Calgary brings wireless LAN to Board of Education

Canada’s second-largest school board is preparing to roll out local area network products that will bring wireless capabilities to 90,000 students in 221 schools.

The Calgary Board of Education said budgetary restrictions mean

it will take approximately three years to bring the wireless tools to its primary and secondary schools. The schools will be given Avaya Wireless PC Cards to connect PCs or laptops to an 802.11 network running at 11 Mbps.

Mike Bester, the board’s information and communications technology curriculum specialist, said the system already has a sophisticated infrastructure of 20,000 computers, a number of laptops and fibre that runs through most of the schools. Overall, however, he said the schools were not making best use of the technology because of the limitations of a fixed network.

“”We have kids learning in hallways and open spaces,”” he said. “”The whole school to us is a learning environment, not just the classroom.””

Though some of the schools may purchase more laptops as a result, Bester said the Avaya cards would also allow teachers to put PCs on carts rather than taking classes to a computer lab in another part of the school.

Many Canadian colleges, universities and other campus environments have already embraced wireless technology, but bringing it down to the board level will raise the sophistication of tomorrow’s graduates, said John Williams, Avaya Canada’s director of distribution sales. “”There’s a possibility that a student will have gone through 16 years of education and will always have had wireless access to various networks,”” he said.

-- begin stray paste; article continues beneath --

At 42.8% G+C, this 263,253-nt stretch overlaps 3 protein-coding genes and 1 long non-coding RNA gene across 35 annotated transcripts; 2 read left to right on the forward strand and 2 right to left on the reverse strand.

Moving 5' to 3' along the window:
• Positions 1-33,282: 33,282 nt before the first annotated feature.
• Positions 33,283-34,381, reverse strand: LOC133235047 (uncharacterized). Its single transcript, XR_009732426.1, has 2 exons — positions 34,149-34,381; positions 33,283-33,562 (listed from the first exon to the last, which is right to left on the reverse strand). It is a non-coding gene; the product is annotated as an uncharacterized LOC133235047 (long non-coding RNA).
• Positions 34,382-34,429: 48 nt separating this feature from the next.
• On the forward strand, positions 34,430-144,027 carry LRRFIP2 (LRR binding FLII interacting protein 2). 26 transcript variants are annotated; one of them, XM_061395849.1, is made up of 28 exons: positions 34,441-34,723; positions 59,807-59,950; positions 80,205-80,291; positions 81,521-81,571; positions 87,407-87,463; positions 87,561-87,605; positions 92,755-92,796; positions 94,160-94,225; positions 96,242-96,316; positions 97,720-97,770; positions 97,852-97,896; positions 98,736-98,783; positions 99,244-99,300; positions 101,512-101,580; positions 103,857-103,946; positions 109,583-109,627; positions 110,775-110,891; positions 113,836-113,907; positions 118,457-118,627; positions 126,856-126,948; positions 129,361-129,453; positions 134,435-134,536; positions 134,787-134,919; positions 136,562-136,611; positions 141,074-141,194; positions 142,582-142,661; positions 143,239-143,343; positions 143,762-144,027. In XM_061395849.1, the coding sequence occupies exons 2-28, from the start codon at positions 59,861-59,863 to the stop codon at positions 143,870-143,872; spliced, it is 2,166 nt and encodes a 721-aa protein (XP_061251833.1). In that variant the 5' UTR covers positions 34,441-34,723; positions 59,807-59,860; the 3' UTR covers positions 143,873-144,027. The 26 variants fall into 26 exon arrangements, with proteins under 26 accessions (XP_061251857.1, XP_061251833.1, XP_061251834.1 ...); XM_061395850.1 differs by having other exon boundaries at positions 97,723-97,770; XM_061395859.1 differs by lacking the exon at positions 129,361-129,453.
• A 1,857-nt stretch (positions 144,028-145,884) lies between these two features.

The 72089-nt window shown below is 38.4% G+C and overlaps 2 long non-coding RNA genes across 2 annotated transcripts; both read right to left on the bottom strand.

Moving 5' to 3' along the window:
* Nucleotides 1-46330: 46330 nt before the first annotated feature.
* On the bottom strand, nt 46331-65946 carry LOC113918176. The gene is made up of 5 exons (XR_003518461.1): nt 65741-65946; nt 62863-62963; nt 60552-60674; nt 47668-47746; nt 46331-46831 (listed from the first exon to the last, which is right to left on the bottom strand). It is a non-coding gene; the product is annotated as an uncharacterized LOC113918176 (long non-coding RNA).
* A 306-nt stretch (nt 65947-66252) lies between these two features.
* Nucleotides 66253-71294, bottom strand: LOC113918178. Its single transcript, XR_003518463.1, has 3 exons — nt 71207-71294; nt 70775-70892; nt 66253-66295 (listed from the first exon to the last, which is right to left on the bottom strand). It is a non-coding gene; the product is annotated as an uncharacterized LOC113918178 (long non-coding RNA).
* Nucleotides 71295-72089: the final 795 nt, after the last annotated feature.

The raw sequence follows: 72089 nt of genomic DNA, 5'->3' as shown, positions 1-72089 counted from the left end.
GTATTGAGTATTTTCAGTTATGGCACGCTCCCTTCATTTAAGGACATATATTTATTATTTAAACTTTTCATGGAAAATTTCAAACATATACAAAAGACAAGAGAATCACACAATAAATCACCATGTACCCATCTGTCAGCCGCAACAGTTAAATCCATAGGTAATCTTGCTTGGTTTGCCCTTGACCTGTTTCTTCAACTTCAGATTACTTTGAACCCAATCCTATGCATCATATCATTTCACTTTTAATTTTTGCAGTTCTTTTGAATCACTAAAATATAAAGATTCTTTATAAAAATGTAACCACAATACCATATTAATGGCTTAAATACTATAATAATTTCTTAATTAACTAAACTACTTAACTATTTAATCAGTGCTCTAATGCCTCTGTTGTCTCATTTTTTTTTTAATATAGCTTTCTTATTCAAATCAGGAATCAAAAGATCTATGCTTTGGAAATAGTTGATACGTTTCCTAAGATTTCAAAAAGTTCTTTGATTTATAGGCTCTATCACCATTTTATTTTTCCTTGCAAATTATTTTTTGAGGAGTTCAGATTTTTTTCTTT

Bester said the technology also offers teachers greater flexibility in how they interact with their students. Sometimes they want students to be in straight rows, for example, but other times in “”pods”” or in a U-shape formation for a debate. In this case, the wireless cards mean the schools don’t need specialized furniture or have devices attached to a wall. From a professional development standpoint, he adds that both teachers and students have become less timid using notebooks instead of PCs.

“”You can actually see the children’s faces,”” he said. “”The computers are almost as big as the children. This allows us to use desk space better.””

Given some budget cuts within the school system, Bester admitted that conveying these intangible benefits to the superintendent was difficult. Williams said it was no easier from the solution provider’s perspective.

“”The return on investment is certainly more difficult when you’re dealing that number of schools, because the density of users is lower,”” he said. “”Going into a single high school, it’s very easy to actually determine the needs of that school and build an ROI on it, but with multiple schools you can make some assumptions, but the ROI becomes more difficult to pin down.””

The deployment has begun with the Tom Baines School, a junior high school that has been open for eight years. This pilot installation will be followed by a priority list that Bester said will focus on lower and middle-income areas first, as well as older buildings within the board.

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